9 Valley localities seek grant together

Money would be used to stabilize neighborhoods

By David Skolnick


YOUNGSTOWN — Deciding there is strength in numbers, nine communities in Mahoning and Trumbull counties are joining together to apply for competitive federal grant to help stabilize neighborhoods through demolition, housing rehabilitation and property acquisition.

Officials with the nine communities met Thursday in Youngstown City Council chambers to discuss the application process. The grant request, to be written by officials with Youngstown’s Community Development Agency, must be to the U.S. Department of Housing and Urban Development by July 17.

The communities are seeking $33.3 million, with $11.6 million for land acquisition and rehabilitation, $7.9 million for demolition, $3.74 million to help eligible homebuyers with financing, $3.64 million to buy property through a land-banking program, $3.4 million to redevelop property, and $3 million for administrative costs.

“Working together makes for a really strong application,” said William D’Avignon, Youngstown’s community development agency director. “We are going to make a difference in these nine cities that have been neglected for so long.”

Michael D. Keys, Warren’s community development director, agrees.

“This is our best chance to be competitive with bigger cities,” he said.

The communities involved in this collaborative effort are: Youngstown, Warren, Niles, Girard, Campbell, Struthers, Lowellville, Newton Falls and McDonald.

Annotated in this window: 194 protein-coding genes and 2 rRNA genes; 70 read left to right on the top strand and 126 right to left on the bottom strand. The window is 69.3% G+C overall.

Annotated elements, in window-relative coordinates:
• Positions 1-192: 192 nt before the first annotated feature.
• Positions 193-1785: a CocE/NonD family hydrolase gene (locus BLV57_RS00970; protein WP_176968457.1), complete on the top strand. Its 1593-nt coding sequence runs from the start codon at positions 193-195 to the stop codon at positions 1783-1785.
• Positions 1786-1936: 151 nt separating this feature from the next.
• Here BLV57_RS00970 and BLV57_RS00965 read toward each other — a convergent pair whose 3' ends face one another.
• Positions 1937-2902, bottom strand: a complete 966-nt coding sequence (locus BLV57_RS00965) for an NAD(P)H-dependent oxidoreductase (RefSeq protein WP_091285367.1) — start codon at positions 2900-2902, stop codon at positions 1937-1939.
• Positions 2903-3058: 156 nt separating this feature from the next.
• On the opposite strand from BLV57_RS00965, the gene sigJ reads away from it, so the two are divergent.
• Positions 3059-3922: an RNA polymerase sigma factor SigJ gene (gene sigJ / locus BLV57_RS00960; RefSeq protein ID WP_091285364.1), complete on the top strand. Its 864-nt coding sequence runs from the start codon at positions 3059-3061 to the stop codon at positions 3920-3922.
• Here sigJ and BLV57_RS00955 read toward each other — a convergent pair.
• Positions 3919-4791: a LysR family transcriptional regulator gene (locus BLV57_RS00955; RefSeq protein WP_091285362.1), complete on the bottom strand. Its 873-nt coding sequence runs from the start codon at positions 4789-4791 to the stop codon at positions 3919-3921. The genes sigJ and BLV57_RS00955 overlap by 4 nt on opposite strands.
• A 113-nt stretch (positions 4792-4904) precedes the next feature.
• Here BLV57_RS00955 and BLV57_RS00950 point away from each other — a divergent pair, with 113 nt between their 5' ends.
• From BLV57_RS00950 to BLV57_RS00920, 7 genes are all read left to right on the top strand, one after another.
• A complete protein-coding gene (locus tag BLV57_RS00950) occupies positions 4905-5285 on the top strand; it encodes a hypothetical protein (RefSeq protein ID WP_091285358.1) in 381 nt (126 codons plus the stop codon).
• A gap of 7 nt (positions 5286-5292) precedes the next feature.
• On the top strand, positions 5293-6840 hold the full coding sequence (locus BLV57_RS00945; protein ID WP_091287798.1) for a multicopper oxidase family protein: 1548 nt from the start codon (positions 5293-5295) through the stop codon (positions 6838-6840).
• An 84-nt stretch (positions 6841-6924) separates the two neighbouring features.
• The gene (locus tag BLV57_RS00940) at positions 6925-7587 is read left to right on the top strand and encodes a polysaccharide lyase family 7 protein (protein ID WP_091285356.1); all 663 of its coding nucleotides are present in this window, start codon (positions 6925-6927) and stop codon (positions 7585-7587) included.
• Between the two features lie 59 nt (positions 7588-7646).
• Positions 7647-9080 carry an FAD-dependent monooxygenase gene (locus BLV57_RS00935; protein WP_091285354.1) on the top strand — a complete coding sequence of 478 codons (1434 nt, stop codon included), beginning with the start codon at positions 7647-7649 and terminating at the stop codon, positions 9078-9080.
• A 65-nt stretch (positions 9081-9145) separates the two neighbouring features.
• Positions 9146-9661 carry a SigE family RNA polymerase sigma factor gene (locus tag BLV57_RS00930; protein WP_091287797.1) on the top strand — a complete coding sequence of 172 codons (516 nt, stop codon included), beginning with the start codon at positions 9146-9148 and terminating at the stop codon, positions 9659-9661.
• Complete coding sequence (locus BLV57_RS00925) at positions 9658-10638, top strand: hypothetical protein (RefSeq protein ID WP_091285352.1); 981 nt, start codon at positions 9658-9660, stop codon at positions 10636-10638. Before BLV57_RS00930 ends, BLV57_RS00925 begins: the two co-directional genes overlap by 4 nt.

There is $1.93 billion in federal funds available for land banking, property acquisition and rehabilitation, homebuyer financing, demolition and property redevelopment.

HUD will decide by the end of September which communities will receive funds through the second phase of the Neighborhood Stabilization Program, Keys said.

Of the $33.2 million in requests from the nine communities, Youngstown is seeking more than $11 million, and Warren wants about $10 million.

But officials with the other communities in this cooperative effort say they don’t mind.

“We’re glad to be part of this,” said Struthers Mayor Terry Stocker. “We’re looking at this from a regional approach.”

Girard Mayor James Melfi said Youngstown and Warren have greater needs than the smaller communities.

“To see Youngstown get better only makes our city stronger,” he said. “When they are better, our community is better. We’re glad to be part of it. What is good for Youngstown is good for Girard. We want Youngstown to prosper because that makes our city better.”

During the first phase of federal Neighborhood Stabilization Program, money was allocated to communities through the state. The communities are dealing directly with HUD on this second phase, funded through the federal economic stimulus package, D’Avignon said.



Nine communities will submit a grant proposal to the federal government to help stabilize neighborhoods:

Youngstown Warren Niles Girard Campbell Struthers Lowellville McDonald Newton Falls

Source: Youngstown Community Development Agency